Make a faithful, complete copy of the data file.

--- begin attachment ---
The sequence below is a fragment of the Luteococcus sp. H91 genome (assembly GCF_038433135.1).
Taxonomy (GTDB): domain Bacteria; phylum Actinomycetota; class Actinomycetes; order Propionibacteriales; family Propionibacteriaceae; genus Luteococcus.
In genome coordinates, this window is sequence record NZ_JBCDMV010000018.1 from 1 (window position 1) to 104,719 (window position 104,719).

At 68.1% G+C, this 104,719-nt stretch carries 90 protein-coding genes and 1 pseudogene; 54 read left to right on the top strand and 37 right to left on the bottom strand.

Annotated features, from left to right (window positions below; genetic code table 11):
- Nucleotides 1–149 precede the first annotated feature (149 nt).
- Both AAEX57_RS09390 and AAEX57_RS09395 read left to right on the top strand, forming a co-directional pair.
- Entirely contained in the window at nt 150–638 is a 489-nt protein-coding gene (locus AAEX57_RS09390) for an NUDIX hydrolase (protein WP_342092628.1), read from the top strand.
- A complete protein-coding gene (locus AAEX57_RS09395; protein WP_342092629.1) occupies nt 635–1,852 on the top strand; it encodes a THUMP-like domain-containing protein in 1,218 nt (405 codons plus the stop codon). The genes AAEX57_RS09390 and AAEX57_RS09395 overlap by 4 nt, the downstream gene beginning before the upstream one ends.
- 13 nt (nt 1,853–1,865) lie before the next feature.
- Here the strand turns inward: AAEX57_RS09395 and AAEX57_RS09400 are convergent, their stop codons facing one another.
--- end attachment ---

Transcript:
The sequence below is a fragment of the Luteococcus sp. H91 genome (assembly GCF_038433135.1).
Taxonomy (GTDB): domain Bacteria; phylum Actinomycetota; class Actinomycetes; order Propionibacteriales; family Propionibacteriaceae; genus Luteococcus.
In genome coordinates, this window is sequence record NZ_JBCDMV010000018.1 from 1 (window position 1) to 104,719 (window position 104,719).

At 68.1% G+C, this 104,719-nt stretch carries 90 protein-coding genes and 1 pseudogene; 54 read left to right on the top strand and 37 right to left on the bottom strand.

Annotated features, from left to right (window positions below; genetic code table 11):
- Nucleotides 1–149 precede the first annotated feature (149 nt).
- Both AAEX57_RS09390 and AAEX57_RS09395 read left to right on the top strand, forming a co-directional pair.
- Entirely contained in the window at nt 150–638 is a 489-nt protein-coding gene (locus AAEX57_RS09390) for an NUDIX hydrolase (protein WP_342092628.1), read from the top strand.
- A complete protein-coding gene (locus AAEX57_RS09395; protein WP_342092629.1) occupies nt 635–1,852 on the top strand; it encodes a THUMP-like domain-containing protein in 1,218 nt (405 codons plus the stop codon). The genes AAEX57_RS09390 and AAEX57_RS09395 overlap by 4 nt, the downstream gene beginning before the upstream one ends.
- 13 nt (nt 1,853–1,865) lie before the next feature.
- Here the strand turns inward: AAEX57_RS09395 and AAEX57_RS09400 are convergent, their stop codons facing one another.